2. Extrapolating from OGTT cutoffs, a “normal” 2-hour blood sugar response to food would be below 140 mg/dL (7.8 mmol/L); prediabetes would be between 140 and 200 mg/dL (7.8 to 11 mmol/L), and type 2 diabetes is a blood glucose above 200 mg/dL (11.1 mmol/L).7
  3. Shooting for an even lower peak blood glucose may be reasonable, because the blood sugar response to eating food is likely less than the response to drinking a pure glucose solution during an OGTT. Furthermore, there are data suggesting that people without diabetes spend most of their time under 120 mg/dL (6.6 mmol/L).8
  4. Research suggests that in the absence of diabetes, the highest post-meal glucose peak should be within one hour, but in those with type 2 diabetes, it usually peaks at two hours.9
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Emerging tests

More tests may emerge in the near future as clinically useful measurements of carbohydrate tolerance. For instance, Drs. Jeff Volek and Stephen Phinney published a study suggesting plasma palmitoleic acid levels may help determine carbohydrate tolerance.10

The study noted that in individuals with metabolic syndrome, increasing carb intake increased palmitoleic acid levels, and decreasing carb intake decreased levels. With enough data, we may be able to determine cut-off points to help individuals determine if they are tolerating their carb intake appropriately or not.

Unfortunately, at the present there aren’t clinically useful tests to define the carb tolerance threshold.

FODMAPs and gluten

Not all bad reactions to carbohydrates can be attributed to your glucose response. Your individual carb tolerance may be related to how your digestive system responds to carbs.

The low-FODMAP diet

FODMAP is an acronym for fermentable oligosaccharides, disaccharides, monosaccharides, and polyols. These are short-chain carbohydrates found in many fruits, vegetables, legumes, grains, dairy products, and some processed foods.

If you have irritable bowel syndrome (IBS), you may find that your symptoms improve if you cut out specific FODMAP carbs. A low-FODMAP diet is now the recommended first-line therapy for IBS.11

A low-FODMAP diet is essentially a low-carb diet. You can find out more in our guide about IBS and keto diets.

Gluten-free diet

Gluten is a protein found in wheat, rye, barley, and triticale, which are all carbohydrates. In people with celiac disease, the ingestion of gluten causes an immune reaction that damages the lining of their small intestine. The typical signs and symptoms of celiac disease are bloating, diarrhea, and the inability to absorb nutrients (e.g. iron) from food.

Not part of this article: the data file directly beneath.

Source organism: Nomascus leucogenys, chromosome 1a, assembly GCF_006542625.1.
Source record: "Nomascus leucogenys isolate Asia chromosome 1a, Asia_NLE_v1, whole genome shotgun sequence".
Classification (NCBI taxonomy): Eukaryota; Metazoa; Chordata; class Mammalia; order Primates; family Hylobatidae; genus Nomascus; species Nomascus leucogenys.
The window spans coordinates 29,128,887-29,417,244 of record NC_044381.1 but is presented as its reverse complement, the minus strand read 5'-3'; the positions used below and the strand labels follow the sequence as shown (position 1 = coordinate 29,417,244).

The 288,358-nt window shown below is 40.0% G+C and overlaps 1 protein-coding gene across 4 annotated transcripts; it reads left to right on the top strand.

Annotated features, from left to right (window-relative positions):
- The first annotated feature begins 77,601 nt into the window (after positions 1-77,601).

While the symptoms of celiac disease often arise in childhood, research shows that in those with the genetic predisposition, it may arise at any time in adulthood.12
While it is controversial, evidence exists that some people may be sensitive to gluten or other substances in wheat, even in absence of true celiac disease.13 These individuals may have a lower physical tolerance for carbohydrates that contain gluten.

Learn more in our guide about gluten intolerance and low-carb diets.


Why knowing your carb tolerance is important

Despite the lack of a clear definition for “carb tolerance,” knowing how your body reacts to carbohydrate foods is important, and it can help you learn to modify your diet in order to improve your blood sugar levels.

If you find that your blood sugar rises to the level of diabetes or prediabetes you should contact your healthcare professional for an evaluation.  You should also consider whether a low-carbohydrate or keto diet may be right for you to better control your blood sugar. 

Once you have started eating low carb, monitoring your carb tolerance over time may also help you decide when and if you can add some carbs back to your diet.

But keep in mind that carb tolerance isn’t just about glucose response. Some people may have sensitivities to other components of carbohydrate foods. In this case, a low-FODMAP type of low-carb diet may be a helpful alternative.